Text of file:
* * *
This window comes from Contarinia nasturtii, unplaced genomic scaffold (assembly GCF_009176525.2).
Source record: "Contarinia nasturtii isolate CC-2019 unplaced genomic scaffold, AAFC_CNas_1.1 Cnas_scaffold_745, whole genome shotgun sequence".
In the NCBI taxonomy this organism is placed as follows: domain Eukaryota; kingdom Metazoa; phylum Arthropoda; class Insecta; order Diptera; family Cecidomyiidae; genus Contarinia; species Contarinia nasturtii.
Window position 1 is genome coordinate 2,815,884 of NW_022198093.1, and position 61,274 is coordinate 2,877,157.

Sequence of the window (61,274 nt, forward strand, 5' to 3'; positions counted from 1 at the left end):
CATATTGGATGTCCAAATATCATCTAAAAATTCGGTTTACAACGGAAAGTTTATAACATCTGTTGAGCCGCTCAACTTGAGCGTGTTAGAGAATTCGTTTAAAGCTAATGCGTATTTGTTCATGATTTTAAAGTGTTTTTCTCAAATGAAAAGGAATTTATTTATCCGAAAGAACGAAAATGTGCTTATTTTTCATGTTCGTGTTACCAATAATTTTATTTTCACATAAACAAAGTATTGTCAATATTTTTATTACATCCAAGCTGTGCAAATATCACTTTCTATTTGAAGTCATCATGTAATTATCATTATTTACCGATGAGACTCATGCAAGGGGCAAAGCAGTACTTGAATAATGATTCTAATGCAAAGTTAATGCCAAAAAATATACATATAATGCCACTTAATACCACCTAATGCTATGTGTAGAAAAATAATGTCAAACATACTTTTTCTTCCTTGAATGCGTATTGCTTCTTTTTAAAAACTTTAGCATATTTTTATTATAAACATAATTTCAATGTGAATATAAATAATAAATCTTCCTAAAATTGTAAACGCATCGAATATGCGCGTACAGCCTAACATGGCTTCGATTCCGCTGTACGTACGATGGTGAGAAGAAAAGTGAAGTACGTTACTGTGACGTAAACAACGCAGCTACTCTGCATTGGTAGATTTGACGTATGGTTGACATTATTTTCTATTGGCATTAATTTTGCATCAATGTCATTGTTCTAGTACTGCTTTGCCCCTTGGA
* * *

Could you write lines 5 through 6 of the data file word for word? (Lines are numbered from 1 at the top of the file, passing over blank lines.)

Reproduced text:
Sequence of the window (61,274 nt, forward strand, 5' to 3'; positions counted from 1 at the left end):
CATATTGGATGTCCAAATATCATCTAAAAATTCGGTTTACAACGGAAAGTTTATAACATCTGTTGAGCCGCTCAACTTGAGCGTGTTAGAGAATTCGTTTAAAGCTAATGCGTATTTGTTCATGATTTTAAAGTGTTTTTCTCAAATGAAAAGGAATTTATTTATCCGAAAGAACGAAAATGTGCTTATTTTTCATGTTCGTGTTACCAATAATTTTATTTTCACATAAACAAAGTATTGTCAATATTTTTATTACATCCAAGCTGTGCAAATATCACTTTCTATTTGAAGTCATCATGTAATTATCATTATTTACCGATGAGACTCATGCAAGGGGCAAAGCAGTACTTGAATAATGATTCTAATGCAAAGTTAATGCCAAAAAATATACATATAATGCCACTTAATACCACCTAATGCTATGTGTAGAAAAATAATGTCAAACATACTTTTTCTTCCTTGAATGCGTATTGCTTCTTTTTAAAAACTTTAGCATATTTTTATTATAAACATAATTTCAATGTGAATATAAATAATAAATCTTCCTAAAATTGTAAACGCATCGAATATGCGCGTACAGCCTAACATGGCTTCGATTCCGCTGTACGTACGATGGTGAGAAGAAAAGTGAAGTACGTTACTGTGACGTAAACAACGCAGCTACTCTGCATTGGTAGATTTGACGTATGGTTGACATTATTTTCTATTGGCATTAATTTTGCATCAATGTCATTGTTCTAGTACTGCTTTGCCCCTTGGA